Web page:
African violet (Saintpaulia ionantha)
African violets are small plants from the rainforests of Tanzania, which can also be found in Kenya.
Their African origin and the appearance of their flowers led these plants to be popularly known as African violets, although they do not belong to the Viola genus of true violets.
Plant profileCommon name: African violet
Scientific name: Saintpaulia ionantha, Streptocarpus
Plant type: Perennials
Height: 10cm - 50cm
Spread: 10cm - 50cm
Flower color: Pink, Purple
Sunlight: Partial shade
Moisture: Well drained
Planting type: Containers & Pots
Plants of small size, grow up to about 15 cm in height, and can spread from a few centimeters to more than 40 cm.
The leaves may vary slightly in shape, but they always have a long petiole, are thick, succulent and covered with a layer that give it a velvety appearance.
The flowers can be simple or folded, with smooth or curly edges, in shades of blue, pink, violet, purple, red and white.
Widely grown in pots on the windowsill and in well-lit interiors of homes, African violets can also be grown in shaded gardens.
African violets are plants of the genus Saintpaulia now included in Streptocarpus. The most cultivated species is the Saintpaulia ionantha.
Africa (Tanzania and Kenya).
They grow well at temperatures above 18°C. The ideal are hot days (temperature above 21°C and below 32°C) and milder nights, but with temperature above 18°C.
African violets don’t tolerate low temperatures and frosts.
African violets prefer indirect light. Direct sunlight can burn their leaves, possibly killing the plant.
On the other hand, very dark leaves, very thin and with very long petioles, are signs of poor and inadequate lighting.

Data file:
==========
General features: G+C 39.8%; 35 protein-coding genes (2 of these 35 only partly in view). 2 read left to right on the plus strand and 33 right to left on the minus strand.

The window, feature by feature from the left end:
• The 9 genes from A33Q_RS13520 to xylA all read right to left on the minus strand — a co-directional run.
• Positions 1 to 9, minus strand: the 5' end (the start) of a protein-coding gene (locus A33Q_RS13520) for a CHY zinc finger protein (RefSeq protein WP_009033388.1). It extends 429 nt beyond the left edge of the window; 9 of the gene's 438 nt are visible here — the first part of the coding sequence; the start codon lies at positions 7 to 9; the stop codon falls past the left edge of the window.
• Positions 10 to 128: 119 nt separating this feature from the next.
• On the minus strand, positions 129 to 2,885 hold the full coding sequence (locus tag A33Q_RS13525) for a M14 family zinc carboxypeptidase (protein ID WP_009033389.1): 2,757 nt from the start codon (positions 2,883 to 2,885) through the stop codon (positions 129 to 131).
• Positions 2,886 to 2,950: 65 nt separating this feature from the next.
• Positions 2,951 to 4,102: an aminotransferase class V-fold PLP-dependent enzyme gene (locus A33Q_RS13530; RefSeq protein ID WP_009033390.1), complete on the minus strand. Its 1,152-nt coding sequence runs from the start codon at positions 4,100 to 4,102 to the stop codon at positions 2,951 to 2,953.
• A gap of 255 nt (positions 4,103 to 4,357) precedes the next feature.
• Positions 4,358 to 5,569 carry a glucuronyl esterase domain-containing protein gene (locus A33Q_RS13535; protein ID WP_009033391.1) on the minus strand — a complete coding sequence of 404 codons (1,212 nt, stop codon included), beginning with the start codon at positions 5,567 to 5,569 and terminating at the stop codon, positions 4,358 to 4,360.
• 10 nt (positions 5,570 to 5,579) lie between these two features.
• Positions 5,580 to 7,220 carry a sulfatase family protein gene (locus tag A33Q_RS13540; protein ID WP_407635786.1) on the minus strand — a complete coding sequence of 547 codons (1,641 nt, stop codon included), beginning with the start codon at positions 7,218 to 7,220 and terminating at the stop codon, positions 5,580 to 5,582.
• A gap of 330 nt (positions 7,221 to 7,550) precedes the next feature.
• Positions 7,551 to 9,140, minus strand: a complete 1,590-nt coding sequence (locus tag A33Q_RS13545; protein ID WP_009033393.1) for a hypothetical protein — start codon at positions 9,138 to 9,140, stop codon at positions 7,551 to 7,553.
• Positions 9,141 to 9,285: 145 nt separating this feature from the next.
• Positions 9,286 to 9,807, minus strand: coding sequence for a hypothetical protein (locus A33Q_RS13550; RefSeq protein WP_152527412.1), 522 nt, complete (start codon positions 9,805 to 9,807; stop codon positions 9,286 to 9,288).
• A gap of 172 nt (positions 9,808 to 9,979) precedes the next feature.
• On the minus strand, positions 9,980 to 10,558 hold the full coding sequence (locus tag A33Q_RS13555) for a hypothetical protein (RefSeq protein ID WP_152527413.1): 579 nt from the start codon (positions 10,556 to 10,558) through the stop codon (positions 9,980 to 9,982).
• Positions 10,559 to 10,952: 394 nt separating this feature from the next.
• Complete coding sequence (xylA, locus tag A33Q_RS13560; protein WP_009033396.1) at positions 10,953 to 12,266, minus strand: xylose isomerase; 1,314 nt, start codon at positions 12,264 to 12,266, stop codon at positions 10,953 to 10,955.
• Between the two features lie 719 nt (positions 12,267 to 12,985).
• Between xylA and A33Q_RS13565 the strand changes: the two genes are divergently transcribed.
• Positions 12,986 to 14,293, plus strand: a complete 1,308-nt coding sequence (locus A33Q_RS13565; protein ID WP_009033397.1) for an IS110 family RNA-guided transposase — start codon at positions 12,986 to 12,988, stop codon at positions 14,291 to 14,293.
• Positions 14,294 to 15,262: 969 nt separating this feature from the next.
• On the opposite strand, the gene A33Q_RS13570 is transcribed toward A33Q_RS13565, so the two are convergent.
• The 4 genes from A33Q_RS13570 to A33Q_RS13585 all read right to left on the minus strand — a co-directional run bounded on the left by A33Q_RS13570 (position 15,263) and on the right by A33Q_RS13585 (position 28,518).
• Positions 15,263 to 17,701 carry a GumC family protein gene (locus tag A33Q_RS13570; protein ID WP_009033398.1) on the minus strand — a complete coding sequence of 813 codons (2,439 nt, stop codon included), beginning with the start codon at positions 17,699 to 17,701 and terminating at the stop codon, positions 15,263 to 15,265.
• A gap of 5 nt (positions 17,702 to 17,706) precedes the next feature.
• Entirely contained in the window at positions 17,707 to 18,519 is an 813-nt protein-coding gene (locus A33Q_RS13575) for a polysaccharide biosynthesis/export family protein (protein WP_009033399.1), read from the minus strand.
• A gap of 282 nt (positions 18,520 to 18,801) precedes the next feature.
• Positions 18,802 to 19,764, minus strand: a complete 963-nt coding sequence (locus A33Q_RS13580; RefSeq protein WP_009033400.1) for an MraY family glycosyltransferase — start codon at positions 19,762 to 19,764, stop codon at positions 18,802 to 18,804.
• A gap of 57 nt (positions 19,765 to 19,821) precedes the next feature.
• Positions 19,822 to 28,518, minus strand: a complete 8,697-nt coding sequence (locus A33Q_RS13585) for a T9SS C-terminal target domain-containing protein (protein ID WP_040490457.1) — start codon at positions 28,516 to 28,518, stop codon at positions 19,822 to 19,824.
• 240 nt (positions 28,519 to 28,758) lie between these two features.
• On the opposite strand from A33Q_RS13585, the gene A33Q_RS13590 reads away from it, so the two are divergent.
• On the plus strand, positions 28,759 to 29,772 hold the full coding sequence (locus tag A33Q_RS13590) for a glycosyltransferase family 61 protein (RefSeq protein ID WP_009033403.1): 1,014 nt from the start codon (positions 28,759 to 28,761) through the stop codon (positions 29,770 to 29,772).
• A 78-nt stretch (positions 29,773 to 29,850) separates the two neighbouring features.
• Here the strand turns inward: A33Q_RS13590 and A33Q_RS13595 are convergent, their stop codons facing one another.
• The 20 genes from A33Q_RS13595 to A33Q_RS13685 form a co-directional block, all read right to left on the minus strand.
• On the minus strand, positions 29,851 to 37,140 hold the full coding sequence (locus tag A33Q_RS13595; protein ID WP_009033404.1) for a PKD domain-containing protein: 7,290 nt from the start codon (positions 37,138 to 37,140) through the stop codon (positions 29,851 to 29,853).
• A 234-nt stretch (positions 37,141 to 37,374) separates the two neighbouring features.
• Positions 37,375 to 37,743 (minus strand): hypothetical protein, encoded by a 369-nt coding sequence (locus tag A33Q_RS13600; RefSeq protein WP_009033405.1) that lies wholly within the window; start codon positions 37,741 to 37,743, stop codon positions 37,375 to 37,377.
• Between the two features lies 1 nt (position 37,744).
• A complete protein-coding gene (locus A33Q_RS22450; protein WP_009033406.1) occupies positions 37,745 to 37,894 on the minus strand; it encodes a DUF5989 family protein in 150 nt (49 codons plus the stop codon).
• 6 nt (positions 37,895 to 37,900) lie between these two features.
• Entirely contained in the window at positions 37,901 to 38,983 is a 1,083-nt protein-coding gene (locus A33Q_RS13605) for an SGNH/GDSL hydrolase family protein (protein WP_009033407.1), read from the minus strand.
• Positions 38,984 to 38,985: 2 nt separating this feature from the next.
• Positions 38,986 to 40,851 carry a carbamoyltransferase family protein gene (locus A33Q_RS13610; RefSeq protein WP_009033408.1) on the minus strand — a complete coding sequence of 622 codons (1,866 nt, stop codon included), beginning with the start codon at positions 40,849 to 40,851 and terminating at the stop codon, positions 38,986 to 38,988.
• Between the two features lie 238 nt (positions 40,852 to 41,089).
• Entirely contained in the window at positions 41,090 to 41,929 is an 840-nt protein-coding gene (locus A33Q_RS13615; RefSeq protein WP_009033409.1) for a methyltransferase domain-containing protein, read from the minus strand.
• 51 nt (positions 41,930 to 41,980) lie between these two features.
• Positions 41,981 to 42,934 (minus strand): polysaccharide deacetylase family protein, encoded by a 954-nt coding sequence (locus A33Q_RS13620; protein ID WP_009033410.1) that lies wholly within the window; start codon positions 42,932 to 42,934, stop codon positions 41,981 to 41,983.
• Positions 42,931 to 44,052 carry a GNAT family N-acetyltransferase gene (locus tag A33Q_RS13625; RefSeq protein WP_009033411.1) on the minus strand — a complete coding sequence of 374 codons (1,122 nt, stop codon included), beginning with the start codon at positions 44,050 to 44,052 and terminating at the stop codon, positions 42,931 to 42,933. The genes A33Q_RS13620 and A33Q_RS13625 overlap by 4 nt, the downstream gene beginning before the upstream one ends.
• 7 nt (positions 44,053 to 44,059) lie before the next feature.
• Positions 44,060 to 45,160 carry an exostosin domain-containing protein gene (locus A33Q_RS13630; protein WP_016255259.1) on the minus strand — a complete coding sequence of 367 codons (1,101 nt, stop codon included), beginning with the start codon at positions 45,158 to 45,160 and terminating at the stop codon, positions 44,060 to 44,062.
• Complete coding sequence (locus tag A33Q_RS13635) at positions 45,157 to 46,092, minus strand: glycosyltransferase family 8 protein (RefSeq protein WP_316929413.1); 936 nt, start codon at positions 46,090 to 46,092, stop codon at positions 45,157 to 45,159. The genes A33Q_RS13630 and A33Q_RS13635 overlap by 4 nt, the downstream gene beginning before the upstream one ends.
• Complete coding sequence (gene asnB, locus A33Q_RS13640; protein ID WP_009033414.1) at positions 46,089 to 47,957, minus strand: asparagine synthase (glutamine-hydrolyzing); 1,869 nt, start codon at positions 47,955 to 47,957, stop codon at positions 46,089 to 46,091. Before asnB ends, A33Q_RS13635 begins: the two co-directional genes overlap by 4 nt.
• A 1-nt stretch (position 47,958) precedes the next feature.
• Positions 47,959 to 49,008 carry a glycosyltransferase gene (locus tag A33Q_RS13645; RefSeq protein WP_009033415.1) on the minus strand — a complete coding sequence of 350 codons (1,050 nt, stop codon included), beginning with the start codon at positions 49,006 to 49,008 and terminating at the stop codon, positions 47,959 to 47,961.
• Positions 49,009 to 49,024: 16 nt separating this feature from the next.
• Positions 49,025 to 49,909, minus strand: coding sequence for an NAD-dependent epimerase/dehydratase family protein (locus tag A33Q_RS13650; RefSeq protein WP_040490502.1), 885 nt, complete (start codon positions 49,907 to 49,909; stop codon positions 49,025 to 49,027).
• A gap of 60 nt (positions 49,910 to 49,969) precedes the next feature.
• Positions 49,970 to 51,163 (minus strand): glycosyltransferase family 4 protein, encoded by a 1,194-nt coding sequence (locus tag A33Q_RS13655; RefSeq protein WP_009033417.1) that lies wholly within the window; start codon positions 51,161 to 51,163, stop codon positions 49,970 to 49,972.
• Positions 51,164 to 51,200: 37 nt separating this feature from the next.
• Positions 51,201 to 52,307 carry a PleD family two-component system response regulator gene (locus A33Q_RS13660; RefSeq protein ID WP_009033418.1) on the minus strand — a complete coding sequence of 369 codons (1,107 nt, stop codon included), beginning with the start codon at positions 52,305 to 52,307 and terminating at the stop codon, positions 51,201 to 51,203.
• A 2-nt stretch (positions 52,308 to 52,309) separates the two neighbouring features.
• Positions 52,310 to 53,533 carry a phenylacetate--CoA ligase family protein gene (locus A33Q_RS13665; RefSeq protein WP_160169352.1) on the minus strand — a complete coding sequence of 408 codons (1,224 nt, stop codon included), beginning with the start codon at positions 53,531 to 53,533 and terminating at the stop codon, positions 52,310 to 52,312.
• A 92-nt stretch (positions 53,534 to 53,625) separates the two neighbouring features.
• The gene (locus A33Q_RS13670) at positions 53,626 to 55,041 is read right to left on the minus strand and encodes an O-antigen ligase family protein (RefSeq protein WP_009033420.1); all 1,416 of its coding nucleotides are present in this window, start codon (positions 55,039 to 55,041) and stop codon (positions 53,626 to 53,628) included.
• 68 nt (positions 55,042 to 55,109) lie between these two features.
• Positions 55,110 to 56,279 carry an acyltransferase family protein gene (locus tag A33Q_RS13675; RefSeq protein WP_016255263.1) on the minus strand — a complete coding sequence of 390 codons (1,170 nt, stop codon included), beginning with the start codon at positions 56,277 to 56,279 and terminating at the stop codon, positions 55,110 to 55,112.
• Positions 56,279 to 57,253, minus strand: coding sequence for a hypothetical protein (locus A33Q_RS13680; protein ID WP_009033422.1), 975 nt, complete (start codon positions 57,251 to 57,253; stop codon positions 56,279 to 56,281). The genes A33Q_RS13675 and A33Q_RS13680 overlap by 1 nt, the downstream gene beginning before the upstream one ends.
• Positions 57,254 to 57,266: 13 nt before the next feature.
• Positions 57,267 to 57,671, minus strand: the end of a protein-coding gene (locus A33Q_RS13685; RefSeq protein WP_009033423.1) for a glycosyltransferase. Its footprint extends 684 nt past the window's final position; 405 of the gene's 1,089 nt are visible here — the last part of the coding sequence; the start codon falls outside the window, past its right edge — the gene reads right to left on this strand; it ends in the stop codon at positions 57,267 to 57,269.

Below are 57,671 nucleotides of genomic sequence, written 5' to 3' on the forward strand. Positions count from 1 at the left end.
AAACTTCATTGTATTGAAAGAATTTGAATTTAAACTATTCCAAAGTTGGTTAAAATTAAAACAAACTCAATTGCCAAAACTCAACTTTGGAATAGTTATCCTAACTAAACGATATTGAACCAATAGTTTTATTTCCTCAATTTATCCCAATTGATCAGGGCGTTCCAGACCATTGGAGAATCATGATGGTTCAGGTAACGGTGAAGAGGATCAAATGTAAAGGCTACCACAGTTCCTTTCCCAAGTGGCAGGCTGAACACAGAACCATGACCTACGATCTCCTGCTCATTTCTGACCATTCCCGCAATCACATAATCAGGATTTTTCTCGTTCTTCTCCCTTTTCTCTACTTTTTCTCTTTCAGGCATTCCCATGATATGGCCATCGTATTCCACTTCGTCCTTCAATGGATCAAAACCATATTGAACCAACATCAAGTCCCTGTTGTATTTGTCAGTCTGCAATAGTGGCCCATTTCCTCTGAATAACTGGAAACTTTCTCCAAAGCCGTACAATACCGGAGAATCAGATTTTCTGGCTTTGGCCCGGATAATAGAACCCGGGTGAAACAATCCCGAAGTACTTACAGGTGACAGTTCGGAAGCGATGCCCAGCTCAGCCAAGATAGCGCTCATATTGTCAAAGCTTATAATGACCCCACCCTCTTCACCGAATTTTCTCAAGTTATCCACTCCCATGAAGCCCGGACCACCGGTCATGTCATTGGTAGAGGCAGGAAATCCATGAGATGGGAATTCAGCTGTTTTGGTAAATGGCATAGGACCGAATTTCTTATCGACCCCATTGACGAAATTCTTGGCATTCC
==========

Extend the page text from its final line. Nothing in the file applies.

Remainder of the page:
Plants do not usually bloom if there is not enough light.
With adequate lighting and watering african violets are very easy to maintain .
They are sensitive to both excess and lack of water.
Water to keep the soil moist, but not soaked. Some people recommend watering the pots just underneath, placing them in a low container with water, for a few minutes, until the soil surface is moist.
However, there is no problem in watering them normally, as long as the leaves are not soaked in cold water.
There is usually no problem in wetting the leaves with water at room temperature, as long as the water is above 20°C.
Although these plants tolerate drier air, they grow best in environments with high relative humidity.
The soil must be well drained, light, fertile and very rich in organic matter. The ideal soil pH ranges from 6 to 6.5.
There are a wide variety of colors and patterns in African violet flowers.
Under suitable conditions, it can flower at any time of the year. Plants propagated from leaves begin to bloom 6 to 9 months after planting.
African violets are perennial plants.
Propagation can be done through seeds or by dividing old plants, but the simplest method is to use well-developed leaves.
Cut the leaves keeping the petiole (the stems of the leaves). They should then be buried in sand, vermiculite or another substrate, but leaving the leaf limb out.
Always keep the substrate moist. The roots form in about 2 to 4 weeks and leaves start to appear in 4 to 8 weeks. The transplant can be done when the seedlings have 4 to 6 leaves.